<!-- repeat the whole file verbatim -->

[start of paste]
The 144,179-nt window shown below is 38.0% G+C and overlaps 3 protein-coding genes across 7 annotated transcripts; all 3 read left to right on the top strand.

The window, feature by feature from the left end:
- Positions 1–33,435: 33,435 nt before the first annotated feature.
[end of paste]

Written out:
The 144,179-nt window shown below is 38.0% G+C and overlaps 3 protein-coding genes across 7 annotated transcripts; all 3 read left to right on the top strand.

The window, feature by feature from the left end:
- Positions 1–33,435: 33,435 nt before the first annotated feature.